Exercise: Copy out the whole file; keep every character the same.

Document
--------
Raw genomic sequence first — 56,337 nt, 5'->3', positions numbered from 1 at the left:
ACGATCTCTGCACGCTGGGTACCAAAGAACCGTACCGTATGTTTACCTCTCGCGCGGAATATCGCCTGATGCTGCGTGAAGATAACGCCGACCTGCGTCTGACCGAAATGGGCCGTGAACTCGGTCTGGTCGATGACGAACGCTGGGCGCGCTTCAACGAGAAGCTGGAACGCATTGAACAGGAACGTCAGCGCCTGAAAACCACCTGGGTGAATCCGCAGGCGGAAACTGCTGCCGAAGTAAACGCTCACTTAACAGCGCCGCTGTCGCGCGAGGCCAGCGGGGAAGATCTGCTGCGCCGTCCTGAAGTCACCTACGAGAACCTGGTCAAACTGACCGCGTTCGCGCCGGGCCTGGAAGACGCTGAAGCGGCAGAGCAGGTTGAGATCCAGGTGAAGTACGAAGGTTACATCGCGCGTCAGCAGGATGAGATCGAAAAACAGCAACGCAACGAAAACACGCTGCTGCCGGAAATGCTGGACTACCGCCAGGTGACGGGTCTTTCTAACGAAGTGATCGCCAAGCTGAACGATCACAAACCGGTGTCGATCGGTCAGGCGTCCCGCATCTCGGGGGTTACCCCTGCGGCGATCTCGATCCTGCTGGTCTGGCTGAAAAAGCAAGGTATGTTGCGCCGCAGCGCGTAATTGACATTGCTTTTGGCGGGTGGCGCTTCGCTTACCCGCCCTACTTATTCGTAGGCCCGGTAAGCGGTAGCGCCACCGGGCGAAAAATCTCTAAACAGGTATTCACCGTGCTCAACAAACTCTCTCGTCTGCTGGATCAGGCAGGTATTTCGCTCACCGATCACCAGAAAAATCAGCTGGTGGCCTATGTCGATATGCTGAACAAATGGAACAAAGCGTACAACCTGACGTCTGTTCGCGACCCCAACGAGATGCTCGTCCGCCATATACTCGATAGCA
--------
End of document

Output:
Raw genomic sequence first — 56,337 nt, 5'->3', positions numbered from 1 at the left:
ACGATCTCTGCACGCTGGGTACCAAAGAACCGTACCGTATGTTTACCTCTCGCGCGGAATATCGCCTGATGCTGCGTGAAGATAACGCCGACCTGCGTCTGACCGAAATGGGCCGTGAACTCGGTCTGGTCGATGACGAACGCTGGGCGCGCTTCAACGAGAAGCTGGAACGCATTGAACAGGAACGTCAGCGCCTGAAAACCACCTGGGTGAATCCGCAGGCGGAAACTGCTGCCGAAGTAAACGCTCACTTAACAGCGCCGCTGTCGCGCGAGGCCAGCGGGGAAGATCTGCTGCGCCGTCCTGAAGTCACCTACGAGAACCTGGTCAAACTGACCGCGTTCGCGCCGGGCCTGGAAGACGCTGAAGCGGCAGAGCAGGTTGAGATCCAGGTGAAGTACGAAGGTTACATCGCGCGTCAGCAGGATGAGATCGAAAAACAGCAACGCAACGAAAACACGCTGCTGCCGGAAATGCTGGACTACCGCCAGGTGACGGGTCTTTCTAACGAAGTGATCGCCAAGCTGAACGATCACAAACCGGTGTCGATCGGTCAGGCGTCCCGCATCTCGGGGGTTACCCCTGCGGCGATCTCGATCCTGCTGGTCTGGCTGAAAAAGCAAGGTATGTTGCGCCGCAGCGCGTAATTGACATTGCTTTTGGCGGGTGGCGCTTCGCTTACCCGCCCTACTTATTCGTAGGCCCGGTAAGCGGTAGCGCCACCGGGCGAAAAATCTCTAAACAGGTATTCACCGTGCTCAACAAACTCTCTCGTCTGCTGGATCAGGCAGGTATTTCGCTCACCGATCACCAGAAAAATCAGCTGGTGGCCTATGTCGATATGCTGAACAAATGGAACAAAGCGTACAACCTGACGTCTGTTCGCGACCCCAACGAGATGCTCGTCCGCCATATACTCGATAGCA